“Writer Beware® is the public face of the Science Fiction and Fantasy Writers of America’s Committee on Writing Scams. We also receive sponsorship from the Mystery Writers of America. Like many genre-focused writers’ groups, SFWA and MWA are concerned not just with issues that affect professional authors, but with the problems and pitfalls that face aspiring writers. Writer Beware, founded in 1998, reflects that concern.

Although SFWA and MWA are US-based organizations of professional fiction authors, Writer Beware’s efforts aren’t limited by country, genre, or publication history. The Writer Beware website and blog can be used by any writer, new or established, regardless of subject, style, genre, or nationality.”


REBLOGS WELCOMED

This blog post by Cate Russell-Cole is licensed under a Creative Commons Attribution-NonCommercial-ShareAlike 3.0 Unported License. You are free to share and adapt it.

Support an Author: Grab that Book You’ve Been Wanting ~ #saam14

There is a pie shop near here that has the slogan, “Buy one so we both don’t go hungry.” It is one of the best advertising slogans I’ve seen. Books feed both the reader’s and the writer’s soul in so many ways. So, you know you’ve been meaning to… this week, your love task for Support an Author Month is to go buy that book you’ve planned to get, but didn’t get around to.

Don’t forget, wherever you buy your books from, leave some love!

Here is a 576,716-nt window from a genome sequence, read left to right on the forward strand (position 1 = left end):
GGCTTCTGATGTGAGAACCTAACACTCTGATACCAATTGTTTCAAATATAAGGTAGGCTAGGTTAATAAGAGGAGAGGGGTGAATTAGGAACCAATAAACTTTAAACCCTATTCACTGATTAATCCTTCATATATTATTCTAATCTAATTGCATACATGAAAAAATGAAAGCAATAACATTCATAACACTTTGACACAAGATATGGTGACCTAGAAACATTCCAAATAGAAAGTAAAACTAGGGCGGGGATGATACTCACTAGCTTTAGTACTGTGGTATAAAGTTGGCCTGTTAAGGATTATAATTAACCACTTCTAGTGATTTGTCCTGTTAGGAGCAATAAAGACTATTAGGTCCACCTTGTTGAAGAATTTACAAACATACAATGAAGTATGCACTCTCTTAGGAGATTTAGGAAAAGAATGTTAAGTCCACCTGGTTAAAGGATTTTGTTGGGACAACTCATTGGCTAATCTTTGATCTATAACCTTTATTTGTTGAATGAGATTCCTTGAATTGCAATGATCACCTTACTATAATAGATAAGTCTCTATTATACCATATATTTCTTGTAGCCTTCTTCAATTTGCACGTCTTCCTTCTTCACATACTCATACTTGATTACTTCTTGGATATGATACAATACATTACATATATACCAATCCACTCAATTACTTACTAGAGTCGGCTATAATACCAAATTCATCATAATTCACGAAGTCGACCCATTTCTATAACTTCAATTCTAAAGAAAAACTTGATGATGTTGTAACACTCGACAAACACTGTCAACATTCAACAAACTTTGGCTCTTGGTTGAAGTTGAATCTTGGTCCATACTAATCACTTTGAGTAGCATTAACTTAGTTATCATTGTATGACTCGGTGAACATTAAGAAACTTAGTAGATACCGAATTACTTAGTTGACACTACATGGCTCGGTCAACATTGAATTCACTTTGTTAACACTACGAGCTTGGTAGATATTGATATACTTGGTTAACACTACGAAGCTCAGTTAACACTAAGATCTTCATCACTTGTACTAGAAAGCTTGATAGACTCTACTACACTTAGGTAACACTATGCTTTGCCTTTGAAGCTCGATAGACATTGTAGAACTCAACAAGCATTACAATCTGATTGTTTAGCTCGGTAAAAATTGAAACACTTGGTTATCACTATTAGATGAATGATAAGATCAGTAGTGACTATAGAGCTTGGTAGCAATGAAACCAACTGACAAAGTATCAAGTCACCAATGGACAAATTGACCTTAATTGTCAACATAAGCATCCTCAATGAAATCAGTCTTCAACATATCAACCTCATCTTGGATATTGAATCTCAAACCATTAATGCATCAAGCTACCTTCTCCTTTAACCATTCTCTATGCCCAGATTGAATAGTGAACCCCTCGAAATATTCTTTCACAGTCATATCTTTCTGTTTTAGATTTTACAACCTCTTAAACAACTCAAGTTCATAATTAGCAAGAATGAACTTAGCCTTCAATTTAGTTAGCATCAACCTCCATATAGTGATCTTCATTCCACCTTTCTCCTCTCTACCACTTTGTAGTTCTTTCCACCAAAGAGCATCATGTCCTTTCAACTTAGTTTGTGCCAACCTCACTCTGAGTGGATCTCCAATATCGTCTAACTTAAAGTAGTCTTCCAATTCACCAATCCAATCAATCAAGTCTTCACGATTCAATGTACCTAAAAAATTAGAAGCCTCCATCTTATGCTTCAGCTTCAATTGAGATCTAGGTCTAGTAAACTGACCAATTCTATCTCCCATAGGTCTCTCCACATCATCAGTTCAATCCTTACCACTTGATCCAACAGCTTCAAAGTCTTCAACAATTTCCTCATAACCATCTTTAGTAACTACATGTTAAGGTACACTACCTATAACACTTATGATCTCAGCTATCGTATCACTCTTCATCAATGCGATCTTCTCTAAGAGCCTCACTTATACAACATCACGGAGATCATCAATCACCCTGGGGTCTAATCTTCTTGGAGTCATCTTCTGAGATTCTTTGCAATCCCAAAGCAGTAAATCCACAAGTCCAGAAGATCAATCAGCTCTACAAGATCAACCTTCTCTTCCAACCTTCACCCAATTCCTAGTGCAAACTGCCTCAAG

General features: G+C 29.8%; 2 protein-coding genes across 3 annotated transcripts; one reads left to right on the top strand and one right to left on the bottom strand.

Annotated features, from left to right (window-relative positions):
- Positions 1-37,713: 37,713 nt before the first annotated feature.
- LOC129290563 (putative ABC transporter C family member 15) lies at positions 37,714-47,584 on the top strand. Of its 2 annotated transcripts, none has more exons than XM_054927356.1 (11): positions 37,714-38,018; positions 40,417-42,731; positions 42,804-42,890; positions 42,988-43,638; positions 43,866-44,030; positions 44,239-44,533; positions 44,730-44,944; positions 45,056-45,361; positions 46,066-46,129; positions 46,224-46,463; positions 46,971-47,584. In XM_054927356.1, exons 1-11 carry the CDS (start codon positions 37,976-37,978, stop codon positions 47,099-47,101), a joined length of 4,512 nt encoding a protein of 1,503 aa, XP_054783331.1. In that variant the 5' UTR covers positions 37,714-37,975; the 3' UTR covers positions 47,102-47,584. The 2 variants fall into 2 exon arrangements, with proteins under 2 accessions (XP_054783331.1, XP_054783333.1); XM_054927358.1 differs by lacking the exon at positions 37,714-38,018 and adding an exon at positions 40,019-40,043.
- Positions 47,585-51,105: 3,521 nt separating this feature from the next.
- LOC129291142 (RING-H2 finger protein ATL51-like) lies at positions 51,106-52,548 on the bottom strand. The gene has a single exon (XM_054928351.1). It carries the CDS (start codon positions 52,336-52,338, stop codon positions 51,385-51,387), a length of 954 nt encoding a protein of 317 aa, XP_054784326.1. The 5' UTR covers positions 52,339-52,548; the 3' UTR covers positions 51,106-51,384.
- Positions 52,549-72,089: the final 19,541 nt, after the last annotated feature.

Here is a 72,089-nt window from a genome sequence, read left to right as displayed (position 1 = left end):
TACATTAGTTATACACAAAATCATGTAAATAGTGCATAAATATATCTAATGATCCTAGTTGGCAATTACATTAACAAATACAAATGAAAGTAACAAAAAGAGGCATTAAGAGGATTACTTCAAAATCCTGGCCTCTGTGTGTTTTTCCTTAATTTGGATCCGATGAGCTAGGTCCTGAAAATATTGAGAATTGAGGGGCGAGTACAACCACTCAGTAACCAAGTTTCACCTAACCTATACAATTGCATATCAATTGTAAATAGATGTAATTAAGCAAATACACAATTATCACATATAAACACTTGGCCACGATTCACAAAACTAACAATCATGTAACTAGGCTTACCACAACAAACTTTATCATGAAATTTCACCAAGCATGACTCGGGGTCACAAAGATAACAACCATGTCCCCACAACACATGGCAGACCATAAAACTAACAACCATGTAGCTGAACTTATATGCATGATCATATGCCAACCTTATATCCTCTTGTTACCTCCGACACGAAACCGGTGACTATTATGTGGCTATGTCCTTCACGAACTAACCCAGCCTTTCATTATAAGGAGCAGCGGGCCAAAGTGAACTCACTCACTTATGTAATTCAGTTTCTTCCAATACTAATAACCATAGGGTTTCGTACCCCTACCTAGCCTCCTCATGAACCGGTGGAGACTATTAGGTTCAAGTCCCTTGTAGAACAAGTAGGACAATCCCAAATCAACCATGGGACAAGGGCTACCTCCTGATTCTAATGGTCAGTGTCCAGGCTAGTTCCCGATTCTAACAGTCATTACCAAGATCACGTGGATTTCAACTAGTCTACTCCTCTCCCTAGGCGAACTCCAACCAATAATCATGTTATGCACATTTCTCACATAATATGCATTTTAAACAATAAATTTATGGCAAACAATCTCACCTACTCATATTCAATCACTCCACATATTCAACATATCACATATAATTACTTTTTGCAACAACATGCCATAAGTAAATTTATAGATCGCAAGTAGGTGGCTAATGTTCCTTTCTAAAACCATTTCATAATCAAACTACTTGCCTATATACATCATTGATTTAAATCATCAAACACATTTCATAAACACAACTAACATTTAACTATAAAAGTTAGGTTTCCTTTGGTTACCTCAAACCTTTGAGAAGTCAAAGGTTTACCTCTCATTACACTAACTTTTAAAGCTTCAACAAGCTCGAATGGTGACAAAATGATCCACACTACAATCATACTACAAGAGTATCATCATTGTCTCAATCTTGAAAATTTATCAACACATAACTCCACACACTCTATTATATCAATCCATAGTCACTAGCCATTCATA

Please note: this is a pre-scheduled post. Comments are off.

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Support an Author: How to Write a Book Review

To sell books, we all need reviews… as much as we sometimes dread them! One of the best ways to support any author is to write a well-crafted review. I had to do a lot of searching online to find out how. Most of the information you get off the Internet is about F.o.r.m.a.l. college-type reviews, technical journals and things that scare my hair off. So to save us all, I have “borrowed,” and slightly modified these awesome tips. They are user-friendly. So please, write a book review this week… unless you hate the book. In that case, just walk away quietly and leave the world a more peaceful place.

The source of the wisdom below is http://slashdot.org/faq/bookreviews.shtml I took out the negative parts of writing a critique, as this is support, not tear apart, month!

  • writing spinesDid you like previous works from the same author or series?
  • Where and when does the story take place?
  • Is this book part of a series?
  • Is there an identifiable central conflict, or a complex of conflicts?
  • What is the tone and style? Is it frightening? Clinical? Amusing? Scattered?
  • Do you like the characters? What about them makes them believable, dynamic or static?
  • From whose viewpoint is the story told, and how does that affect the narrative?
  • Does the book remind you of others by the same author, or in the same genre?
  • Do any twists particularly inspire? (Don’t give away too much, of course.)
  • If you really have to, don’t ‘pan’ a book without specifying your context and expectations. I did ask you nicely not to though, so please, walk away…

If you can add more suggestions, please do in the comments below. Plus, as one commenter pointed out, if someone asks you to write a review, don’t say that in the review! It looks rigged.


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Please do not reblog this post.

The suggestions in this blog post are Copyright Slashdot.org. Only a very small part of their entire page has been reproduced here. (It is massive.)

“Slashdot welcomes readers’ book reviews. In particular, we’re interested in reviews of books on programming, computer security, the history of technology and anything else (including Science Fiction, cyberpunk, etc.) that fits under the “News for Nerds” umbrella.” http://slashdot.org